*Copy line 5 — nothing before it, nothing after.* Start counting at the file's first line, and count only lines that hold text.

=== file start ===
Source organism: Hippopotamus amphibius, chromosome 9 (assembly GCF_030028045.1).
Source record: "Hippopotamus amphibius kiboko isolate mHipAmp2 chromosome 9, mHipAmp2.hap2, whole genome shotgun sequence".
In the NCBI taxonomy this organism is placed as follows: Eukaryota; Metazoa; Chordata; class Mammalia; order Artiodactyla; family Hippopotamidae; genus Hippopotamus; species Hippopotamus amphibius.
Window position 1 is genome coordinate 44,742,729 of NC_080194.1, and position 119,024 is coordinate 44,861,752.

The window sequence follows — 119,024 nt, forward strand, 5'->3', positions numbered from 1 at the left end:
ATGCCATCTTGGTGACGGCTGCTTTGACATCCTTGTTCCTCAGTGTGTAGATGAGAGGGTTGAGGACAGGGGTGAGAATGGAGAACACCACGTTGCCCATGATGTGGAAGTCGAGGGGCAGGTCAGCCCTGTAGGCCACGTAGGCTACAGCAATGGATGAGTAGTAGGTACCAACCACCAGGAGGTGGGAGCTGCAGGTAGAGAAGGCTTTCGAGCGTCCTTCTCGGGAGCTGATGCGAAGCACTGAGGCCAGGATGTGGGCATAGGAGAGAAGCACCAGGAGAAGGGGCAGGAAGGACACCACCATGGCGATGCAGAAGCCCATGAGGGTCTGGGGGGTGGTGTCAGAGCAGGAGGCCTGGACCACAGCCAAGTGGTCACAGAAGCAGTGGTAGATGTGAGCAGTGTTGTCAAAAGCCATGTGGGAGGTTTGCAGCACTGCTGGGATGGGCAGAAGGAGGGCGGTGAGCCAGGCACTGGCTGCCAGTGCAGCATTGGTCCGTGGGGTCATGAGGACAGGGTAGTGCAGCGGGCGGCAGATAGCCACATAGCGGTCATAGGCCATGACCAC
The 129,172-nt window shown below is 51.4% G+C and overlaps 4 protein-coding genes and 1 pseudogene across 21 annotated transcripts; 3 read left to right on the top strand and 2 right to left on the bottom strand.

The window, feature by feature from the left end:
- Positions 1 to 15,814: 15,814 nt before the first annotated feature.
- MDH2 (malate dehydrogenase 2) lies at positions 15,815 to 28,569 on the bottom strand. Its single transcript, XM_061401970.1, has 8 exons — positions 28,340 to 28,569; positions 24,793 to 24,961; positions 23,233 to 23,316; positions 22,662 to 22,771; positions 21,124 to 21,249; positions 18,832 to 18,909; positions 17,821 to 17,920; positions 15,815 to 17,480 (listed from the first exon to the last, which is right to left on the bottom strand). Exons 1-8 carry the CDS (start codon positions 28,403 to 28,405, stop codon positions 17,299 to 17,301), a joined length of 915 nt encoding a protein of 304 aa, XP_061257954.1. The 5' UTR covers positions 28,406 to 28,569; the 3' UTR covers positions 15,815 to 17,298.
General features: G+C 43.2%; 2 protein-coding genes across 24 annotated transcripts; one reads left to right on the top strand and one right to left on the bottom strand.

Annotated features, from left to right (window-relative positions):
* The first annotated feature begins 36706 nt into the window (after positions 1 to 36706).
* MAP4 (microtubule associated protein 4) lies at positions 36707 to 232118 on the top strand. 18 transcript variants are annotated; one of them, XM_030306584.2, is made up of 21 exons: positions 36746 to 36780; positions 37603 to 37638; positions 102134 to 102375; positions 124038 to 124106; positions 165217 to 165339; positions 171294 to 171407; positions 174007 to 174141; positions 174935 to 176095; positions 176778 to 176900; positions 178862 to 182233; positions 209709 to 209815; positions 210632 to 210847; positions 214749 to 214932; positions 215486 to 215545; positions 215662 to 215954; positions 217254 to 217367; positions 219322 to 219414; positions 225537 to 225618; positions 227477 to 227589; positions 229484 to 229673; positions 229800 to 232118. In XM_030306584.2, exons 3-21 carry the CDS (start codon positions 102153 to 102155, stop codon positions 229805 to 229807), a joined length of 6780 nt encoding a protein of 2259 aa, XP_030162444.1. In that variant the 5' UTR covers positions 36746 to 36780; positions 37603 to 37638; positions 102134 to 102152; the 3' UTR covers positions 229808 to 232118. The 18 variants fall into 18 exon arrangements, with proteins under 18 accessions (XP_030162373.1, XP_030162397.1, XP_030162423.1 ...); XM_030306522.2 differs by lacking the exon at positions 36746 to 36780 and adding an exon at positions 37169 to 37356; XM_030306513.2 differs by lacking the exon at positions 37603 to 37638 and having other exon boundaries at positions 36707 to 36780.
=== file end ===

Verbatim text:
The window sequence follows — 119,024 nt, forward strand, 5'->3', positions numbered from 1 at the left end: